from Wiktionary, Creative Commons Attribution/Share-Alike License
- n. Alternative form of cotter. (one performing labour in exchange for the right to live in a cottage)
from the GNU version of the Collaborative International Dictionary of English
- n. In Great Britain and Ireland, a person who hires a small cottage, with or without a plot of land. Cottiers commonly aid in the work of the landlord's farm.
from The Century Dictionary and Cyclopedia
- n. See cotter.
from WordNet 3.0 Copyright 2006 by Princeton University. All rights reserved.
- n. a medieval English villein
Nonetheless, the population explosion within the cottier and laboring class increased the aggregate dependence on the potato steadily and dramatically after the turn of the nineteenth century.
Audio Sample In addition, it offers some alternative motivations: the Irish rebel running from the law; the Irish Catholic fleeing from religious persecution; the Irish cottier escaping the Great Famine.
Subdivision and subletting of land were increasingly undermining the viability of holdings and eventually came under prohibition altogether, leaving few options for surplus offspring in small-holder or cottier families.
The collapse of the potato culture by the 1840s and 1850s led to a decimation of the cottier and laborer class that had relied so heavily on female productive work.
Ballywhacket, at the house of a cottier, who gave me potatoes and milk, and to whom I gave a hundred guineas after, when I came to visit Ireland in my days of greatness.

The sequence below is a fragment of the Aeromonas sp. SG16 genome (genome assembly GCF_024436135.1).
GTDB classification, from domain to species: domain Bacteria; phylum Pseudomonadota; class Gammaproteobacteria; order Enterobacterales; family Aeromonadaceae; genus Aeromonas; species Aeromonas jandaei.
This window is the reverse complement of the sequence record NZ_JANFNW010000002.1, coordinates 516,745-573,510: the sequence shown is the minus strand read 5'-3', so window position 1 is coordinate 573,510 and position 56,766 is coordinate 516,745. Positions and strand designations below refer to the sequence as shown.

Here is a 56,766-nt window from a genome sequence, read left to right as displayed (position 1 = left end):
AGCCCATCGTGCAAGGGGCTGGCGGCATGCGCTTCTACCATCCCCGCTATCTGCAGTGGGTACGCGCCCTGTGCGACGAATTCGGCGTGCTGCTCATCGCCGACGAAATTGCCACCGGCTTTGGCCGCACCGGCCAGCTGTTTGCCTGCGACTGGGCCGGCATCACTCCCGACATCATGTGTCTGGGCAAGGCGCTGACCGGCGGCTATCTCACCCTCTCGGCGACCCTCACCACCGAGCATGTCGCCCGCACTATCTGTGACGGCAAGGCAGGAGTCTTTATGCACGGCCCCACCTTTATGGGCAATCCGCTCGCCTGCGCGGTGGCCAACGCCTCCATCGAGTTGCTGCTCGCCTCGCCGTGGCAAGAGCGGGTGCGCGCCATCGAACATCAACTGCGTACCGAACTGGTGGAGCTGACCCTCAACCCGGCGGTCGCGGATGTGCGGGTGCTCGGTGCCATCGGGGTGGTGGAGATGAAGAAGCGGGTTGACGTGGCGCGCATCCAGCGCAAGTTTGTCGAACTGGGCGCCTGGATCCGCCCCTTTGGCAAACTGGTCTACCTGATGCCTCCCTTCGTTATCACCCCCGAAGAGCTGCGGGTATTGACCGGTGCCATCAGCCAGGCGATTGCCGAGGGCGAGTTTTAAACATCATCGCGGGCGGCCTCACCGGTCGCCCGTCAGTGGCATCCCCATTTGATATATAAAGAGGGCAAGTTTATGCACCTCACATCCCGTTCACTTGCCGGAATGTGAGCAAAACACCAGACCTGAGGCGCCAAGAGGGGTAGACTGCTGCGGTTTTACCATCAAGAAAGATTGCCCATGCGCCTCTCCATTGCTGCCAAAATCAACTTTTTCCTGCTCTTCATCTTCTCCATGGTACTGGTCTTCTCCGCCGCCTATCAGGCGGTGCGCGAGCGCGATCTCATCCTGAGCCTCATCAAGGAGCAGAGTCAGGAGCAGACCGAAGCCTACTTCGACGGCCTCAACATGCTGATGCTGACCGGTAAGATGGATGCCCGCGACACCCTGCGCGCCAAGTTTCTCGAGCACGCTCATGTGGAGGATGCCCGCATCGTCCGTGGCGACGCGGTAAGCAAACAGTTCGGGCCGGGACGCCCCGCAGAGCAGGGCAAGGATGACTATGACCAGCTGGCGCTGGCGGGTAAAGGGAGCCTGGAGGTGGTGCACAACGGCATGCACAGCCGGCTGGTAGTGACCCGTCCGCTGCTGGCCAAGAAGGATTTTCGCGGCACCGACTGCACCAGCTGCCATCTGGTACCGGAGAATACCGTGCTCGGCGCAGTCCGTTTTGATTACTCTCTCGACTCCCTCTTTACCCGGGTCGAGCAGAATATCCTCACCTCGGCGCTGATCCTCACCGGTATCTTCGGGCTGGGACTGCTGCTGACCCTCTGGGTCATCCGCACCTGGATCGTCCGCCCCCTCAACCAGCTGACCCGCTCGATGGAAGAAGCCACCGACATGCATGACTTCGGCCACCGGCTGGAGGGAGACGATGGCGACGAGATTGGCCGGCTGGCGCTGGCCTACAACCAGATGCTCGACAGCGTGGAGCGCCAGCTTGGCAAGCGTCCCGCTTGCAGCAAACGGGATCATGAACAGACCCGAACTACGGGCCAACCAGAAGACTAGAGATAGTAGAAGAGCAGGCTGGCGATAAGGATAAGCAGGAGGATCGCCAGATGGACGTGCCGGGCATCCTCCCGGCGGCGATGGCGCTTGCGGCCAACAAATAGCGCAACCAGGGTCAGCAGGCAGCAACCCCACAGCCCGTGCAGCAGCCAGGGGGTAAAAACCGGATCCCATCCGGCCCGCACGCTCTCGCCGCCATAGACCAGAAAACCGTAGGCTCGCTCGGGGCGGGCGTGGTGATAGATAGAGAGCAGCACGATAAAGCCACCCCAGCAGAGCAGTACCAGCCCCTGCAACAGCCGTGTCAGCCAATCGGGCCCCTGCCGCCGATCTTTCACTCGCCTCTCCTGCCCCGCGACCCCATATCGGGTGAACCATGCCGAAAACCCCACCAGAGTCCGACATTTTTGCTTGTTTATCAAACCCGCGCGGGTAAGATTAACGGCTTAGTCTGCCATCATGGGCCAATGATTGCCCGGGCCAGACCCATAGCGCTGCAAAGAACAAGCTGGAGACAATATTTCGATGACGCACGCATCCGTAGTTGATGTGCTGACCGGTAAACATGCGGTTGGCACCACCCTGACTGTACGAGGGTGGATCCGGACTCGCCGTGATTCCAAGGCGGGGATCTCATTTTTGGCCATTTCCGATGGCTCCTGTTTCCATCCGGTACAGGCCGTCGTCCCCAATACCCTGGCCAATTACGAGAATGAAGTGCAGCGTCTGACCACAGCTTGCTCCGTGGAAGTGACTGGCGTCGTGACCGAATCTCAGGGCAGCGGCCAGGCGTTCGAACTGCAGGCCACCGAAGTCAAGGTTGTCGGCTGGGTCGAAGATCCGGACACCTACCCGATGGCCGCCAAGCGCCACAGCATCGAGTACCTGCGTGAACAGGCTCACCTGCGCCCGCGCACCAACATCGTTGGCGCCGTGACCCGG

This fellow, 'he added, standing up at the table, and pointing across it to Matthew -' this fellow forgets, what every cottier in Briarfield knows, that all born of our house have that arched instep under which water can flow - proof that there has not been a slave of the blood for three-hundred years. '
At the altar, serf and master, count or cottier, knelt side by side.
These houses, which contrast remarkably with the old structures not yet improved off the face of the island, accommodate half of Sir Maurice Fitzgerald's agricultural tenants, of whom there are about 100 on his part of the island, as well as eighty-eight cottier or labourer tenants, who work for the farmers or at the slate quarry, and have little patches of ground attached to their cabins.
Mainly with a view to elicit further expression of opinion, I hinted to the last and most accomplished person who put these queries to me, that it would be absurd to give the cottier absolute control over his land, and that he should have a conditional lease from the
The cottier _pauvre diable_ appears, I apprehend, to the farmers as a labourer, and they therefore look with anything but favour upon a scheme for raising the poor peasants above the necessity of working for them, by giving the poor a real stake in the country.